In These New Times

A new paradigm for a post-imperial world

Ecuador expels US embassy official

Posted by seumasach on February 8, 2009

 

“Correa also said that he would allow US coast guard airplanes to land on Ecuadorean soil, a request made earlier by Heather Hodges, the US ambassador, only “on one condition: that we be allowed to vet the pilots of those planes, so that they don’t sneak criminals into the country.”

Eldib

8th February, 2009

Correa, who enjoys a 70 per cent popularity rating, will run for a second term as president in April polls.

The president of Ecuador has ordered a US embassy official to leave after accusing him of meddling in local police projects, a move likely to fray ties with Washington.

President Rafael Correa said during his weekly media address on Saturday: “Foreign minister, give this gentleman 48 hours to pack up his suitcases and get out of the country”.

 

 

The popular leftist president has generally kept good relations with the United States since he took office in 2007, but his socialist allies in Bolivia and Venezuela have often clashed with Washington over US policies in Latin America.

Correa said Armando Astorga, the Immigration and Customs Enforcement attache, had abruptly ended a financing deal with local police after authorities refused to abide by his terms in selecting officers in charge of the aid projects.

Correa said Astorga suspended $340,000 in annual aid to Ecuador’s anti-contraband police and demanded in a January 8 letter that the police return all vehicles, furniture, cameras and phones donated by Washington.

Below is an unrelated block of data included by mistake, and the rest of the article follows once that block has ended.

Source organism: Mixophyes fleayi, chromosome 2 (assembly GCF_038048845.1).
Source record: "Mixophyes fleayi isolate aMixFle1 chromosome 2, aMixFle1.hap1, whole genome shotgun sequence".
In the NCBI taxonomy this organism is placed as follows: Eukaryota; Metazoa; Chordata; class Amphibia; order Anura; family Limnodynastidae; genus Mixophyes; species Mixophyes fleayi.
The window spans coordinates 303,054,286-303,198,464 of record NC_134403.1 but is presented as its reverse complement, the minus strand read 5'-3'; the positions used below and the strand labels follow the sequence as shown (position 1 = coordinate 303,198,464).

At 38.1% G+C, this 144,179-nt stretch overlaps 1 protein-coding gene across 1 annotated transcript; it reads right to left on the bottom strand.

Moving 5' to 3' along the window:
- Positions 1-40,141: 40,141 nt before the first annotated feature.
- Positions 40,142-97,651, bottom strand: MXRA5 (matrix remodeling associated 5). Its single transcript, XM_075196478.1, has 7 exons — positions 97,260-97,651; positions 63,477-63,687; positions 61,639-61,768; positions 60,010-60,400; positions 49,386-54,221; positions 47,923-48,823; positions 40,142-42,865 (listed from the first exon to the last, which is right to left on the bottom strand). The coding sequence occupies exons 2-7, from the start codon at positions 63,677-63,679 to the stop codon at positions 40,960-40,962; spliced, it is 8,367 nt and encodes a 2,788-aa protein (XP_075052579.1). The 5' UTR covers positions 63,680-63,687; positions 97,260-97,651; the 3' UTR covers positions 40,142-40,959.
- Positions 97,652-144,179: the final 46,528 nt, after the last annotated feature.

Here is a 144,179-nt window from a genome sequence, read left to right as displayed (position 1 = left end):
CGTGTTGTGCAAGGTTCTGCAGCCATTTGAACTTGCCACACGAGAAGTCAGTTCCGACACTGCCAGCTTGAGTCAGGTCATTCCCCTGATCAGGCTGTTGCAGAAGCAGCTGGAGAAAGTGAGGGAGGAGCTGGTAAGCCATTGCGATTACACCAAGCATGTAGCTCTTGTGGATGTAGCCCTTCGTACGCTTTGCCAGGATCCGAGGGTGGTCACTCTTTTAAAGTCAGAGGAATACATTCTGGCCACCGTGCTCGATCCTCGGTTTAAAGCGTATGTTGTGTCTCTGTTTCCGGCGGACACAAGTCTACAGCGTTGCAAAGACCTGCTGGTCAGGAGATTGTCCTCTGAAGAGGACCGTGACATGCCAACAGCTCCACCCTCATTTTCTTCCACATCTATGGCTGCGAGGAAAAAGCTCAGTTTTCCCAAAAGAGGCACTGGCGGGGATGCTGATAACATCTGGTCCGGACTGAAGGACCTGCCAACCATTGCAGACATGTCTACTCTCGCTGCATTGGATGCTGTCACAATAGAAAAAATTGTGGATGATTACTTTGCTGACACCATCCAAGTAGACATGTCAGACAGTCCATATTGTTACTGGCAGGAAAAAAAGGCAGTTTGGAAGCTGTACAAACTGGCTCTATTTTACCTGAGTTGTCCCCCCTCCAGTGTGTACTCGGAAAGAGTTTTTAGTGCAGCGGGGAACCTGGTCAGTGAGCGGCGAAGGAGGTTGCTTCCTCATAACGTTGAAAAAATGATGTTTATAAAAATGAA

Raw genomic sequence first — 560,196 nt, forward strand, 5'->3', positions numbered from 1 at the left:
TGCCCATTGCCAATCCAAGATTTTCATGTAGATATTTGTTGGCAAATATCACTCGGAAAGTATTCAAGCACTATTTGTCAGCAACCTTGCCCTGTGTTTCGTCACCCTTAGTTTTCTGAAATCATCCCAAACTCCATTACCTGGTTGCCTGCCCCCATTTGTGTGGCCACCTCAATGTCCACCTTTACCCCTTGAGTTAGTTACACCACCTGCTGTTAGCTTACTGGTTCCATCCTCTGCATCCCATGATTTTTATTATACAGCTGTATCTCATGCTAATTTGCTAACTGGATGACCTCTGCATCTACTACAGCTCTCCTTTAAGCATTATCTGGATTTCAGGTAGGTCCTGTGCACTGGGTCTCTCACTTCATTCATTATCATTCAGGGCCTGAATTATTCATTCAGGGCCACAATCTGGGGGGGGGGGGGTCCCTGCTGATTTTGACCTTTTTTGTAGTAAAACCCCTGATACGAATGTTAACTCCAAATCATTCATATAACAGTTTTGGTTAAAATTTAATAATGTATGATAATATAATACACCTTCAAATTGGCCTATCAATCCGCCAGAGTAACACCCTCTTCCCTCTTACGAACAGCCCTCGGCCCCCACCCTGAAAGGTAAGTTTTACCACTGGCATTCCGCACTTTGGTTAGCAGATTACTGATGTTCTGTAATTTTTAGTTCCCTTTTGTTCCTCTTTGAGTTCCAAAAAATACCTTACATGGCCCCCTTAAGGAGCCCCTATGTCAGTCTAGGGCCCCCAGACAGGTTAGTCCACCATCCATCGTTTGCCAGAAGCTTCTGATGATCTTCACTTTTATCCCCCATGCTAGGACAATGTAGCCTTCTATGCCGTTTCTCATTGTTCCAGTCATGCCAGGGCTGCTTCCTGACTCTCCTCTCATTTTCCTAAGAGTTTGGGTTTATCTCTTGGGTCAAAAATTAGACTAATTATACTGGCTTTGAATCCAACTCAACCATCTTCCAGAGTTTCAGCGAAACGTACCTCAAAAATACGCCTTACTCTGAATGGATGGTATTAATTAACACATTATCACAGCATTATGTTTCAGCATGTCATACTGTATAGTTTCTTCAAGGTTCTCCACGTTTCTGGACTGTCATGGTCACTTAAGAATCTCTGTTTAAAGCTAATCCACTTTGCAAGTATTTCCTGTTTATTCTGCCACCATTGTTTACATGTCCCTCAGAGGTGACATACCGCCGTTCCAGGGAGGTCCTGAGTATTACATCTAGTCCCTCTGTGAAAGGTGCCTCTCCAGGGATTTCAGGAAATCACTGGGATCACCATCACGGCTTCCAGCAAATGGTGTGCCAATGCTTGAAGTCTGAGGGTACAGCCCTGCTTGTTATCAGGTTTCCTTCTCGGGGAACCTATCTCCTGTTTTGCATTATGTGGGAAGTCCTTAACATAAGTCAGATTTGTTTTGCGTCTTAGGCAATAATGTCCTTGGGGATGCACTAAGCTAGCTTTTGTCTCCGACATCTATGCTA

“Mr Astorga keep your dirty money. We don’t need it. We have dignity in this country,” he said.

“Ecuador doesn’t need charity from anyone.”
Fred Lash, a US State Department spokesman, said that Washington was aware of the announcement and was checking into it.
Anti-US sentiment

Correa also said that he would allow US coast guard airplanes to land on Ecuadorean soil, a request made earlier by Heather Hodges, the US ambassador, only “on one condition: that we be allowed to vet the pilots of those planes, so that they don’t sneak criminals into the country.”
There has been tension with Washington since Correa vowed not to renew a lease ending this year on a coastal air base used by US troops for counter-narcotics missions.

Correa, who enjoys a 70 per cent popularity rating, is running for a second four-year term as president in April elections.

Hugo Chavez, the Venezuelan president and a standard-bearer for anti-US sentiment, last year expelled the US ambassador to Caracas and Evo Morales, the Bolivian president, kicked out the US envoy in September after accusing him of fanning civil unrest.

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